Simply Streep is your premiere source on Meryl Streep's work on film, television and in the theatre - a career that has won her three Academy Awards and the praise to be one of the world's greatest working actresses. Created in 1999, we have built an extensive collection to discover Miss Streep's work through an archive of press articles, photos and video clips. Enjoy your stay.
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Streep, considered by many to be this generation´s best actress, still is playing love interests and sexually charged women such a Lee, the would-be cosmetician of Marvin´s Room. “I really understand Lee,” says Streep, looking younger than the middle-age character who must deal with her estranged cancer-stricken sister and her hostile son. “Trying to control her son and making just about every wrong move there is. So filled with outward determination and hope, and inside being so self-loathing and visiting that on her kid,” Streep says. “The last thing you want is the worst part of you to be continued in your children. And that´s exactly what she does. She turns him into someone who hates himself.” Marvin´s Room, which is being released nationally after early engagements in several major cities, is the kind of raw, emotional film – such a Sophie´s Choice and Kramer vs Kramer – that made her a star. Written by Scott McPherson, who had AIDS when he wrote the script and has since died, Marvin´sRoom resonates with issues of mortality, family ties, prioritizing life goals and reconciling with roots. “The movie is hitting a chord. Maybe it´s all the aging boomers reconciling,” Streep says. “Maybe it´s the mortality of our parents and coming to that age where you just have to either forgive or trash it out in some way with your family.” Streep doesn´t look much different than she did in 1978 in her breakthrough role as Linda, the working-class, small-town girl in The Deer Hunter. Her skin is pale and soft and unlined. The Lee of Marvin´s Room looks haggard and life-battered, as if Streep willed herself to look older.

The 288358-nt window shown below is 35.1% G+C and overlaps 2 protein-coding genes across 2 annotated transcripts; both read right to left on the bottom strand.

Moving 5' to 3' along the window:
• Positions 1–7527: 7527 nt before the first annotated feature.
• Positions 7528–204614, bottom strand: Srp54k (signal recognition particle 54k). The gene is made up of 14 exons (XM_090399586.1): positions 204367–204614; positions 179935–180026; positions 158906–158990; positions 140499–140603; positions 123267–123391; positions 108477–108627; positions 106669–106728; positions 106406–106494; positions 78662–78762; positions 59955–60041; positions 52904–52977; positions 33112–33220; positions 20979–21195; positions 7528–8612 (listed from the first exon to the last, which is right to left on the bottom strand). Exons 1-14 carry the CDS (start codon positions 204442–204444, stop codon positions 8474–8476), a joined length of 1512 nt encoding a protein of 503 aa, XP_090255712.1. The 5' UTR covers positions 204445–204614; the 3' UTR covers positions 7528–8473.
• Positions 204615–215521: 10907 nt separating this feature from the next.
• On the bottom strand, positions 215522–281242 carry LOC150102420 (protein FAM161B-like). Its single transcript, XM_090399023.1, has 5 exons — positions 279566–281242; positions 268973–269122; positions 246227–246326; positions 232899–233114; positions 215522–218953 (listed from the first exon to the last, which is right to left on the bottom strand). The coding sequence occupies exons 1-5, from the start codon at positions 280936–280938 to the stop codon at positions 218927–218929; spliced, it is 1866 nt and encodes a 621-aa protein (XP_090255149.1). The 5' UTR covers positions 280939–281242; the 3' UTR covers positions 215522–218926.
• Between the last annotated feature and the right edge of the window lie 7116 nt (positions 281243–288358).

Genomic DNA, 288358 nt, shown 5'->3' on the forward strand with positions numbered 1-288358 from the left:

Lee resonates strongly among the roles she has brought to life, Streep says. “I love them,” she says of the many women whose spirits have inhabited her. And which of them maintain a special place in her heart? “I really love Helen, the character of Ironweed, says Streep, her face softening. “Sophie lives in my body. And Francesca in Bridges of Madison Country. And Postcards (from the Edge). And Heartburn – I loved playing that. But immediately I think of Helen in Ironweed”. Streep, known to pick her roles carefully, responds to the visceral reaction she feels when reading a script. “It´s a feeling of my hert, really, literally racing. That is something that I understand. This situation that this person I am reading is in, and now I´m in it. And it is nothing that I have purposely tried to do, but now I´m in it.” – “And then I call my agent and say, ‘Yes, I´ll do it’,” Streep laughs. In her next role, for ABC´s … First Do No Harm on Feb. 16, she plays a mother battling the medical establishment over the treatment of her epileptic child. A quote from Dustin Hoffman – that acting with Meryl Streep is like being in the ring “and she delivers punch for punch” – is read aloud to Streep. She laughs. “He always talks in pugilistic terms about working with me. Like he´s girding himself for battle with the Gorgon or something.” Streep, who won a supporting actress Oscar playing opposite Hoffman in Kramer vs Kramer, calls the actor “relentless – though I might add, some really wonderful people are relentless in the pursuit of what they want.” And what about Robert De Niro, her most frequent co-star (Deer Hunter, Falling in Love and Marvin´s Room)? “Oh…,” she moans, wondering how to respond. “I´ve known him for 20 years, and my feelings about him as an actor are mixed up with my feelings about him as a friend. He´s the most loyal person in the world. His talent is just gorgeous. And every time I work with him, I learn something. Even in my old age, just this last time, I learned working with him.” Special moments of actor-to-actor chemistry she has experienced?
“Oh! That´s a lot of people,” Streep says immediately. “That´s Diane (Keaton, who plays Streep´s sister, Bessie, in Marvin´s Room) … She is physically incapable of actorishness or falsity or any kind of punching up the line for the laughs. She´s just real. Because she´s really on a very high order of artist.” Leonardo DiCaprio, who plays her tough-sensitive son in Marvin´s Room, impressed her. “Leonardo´s the real thing. A fabulous little genius,” she says. Contemporaries of Streep such as Hoffman, De Niro, Robert Duvall and Gene Hackamn have commented on an attitudinal shift among younger actors, who will come up to them asking how to ‘make it’. Has Streep noticed a generational difference? “Oh, yes,” she says and nods. “And I don´t think it´s just b**** either. Glenn (Close) and I have talked about this. I think it has to do with coming up in the theater. The ethos of ‘the play´s the thing’ … we´re all in this together. Not ‘maybe I can get a series out of this if I´m reviewed well on Broadway’. That´s not the way we thought. Young actors think a career is something that means business. We thought of a career as life work, and you look at the body of work.”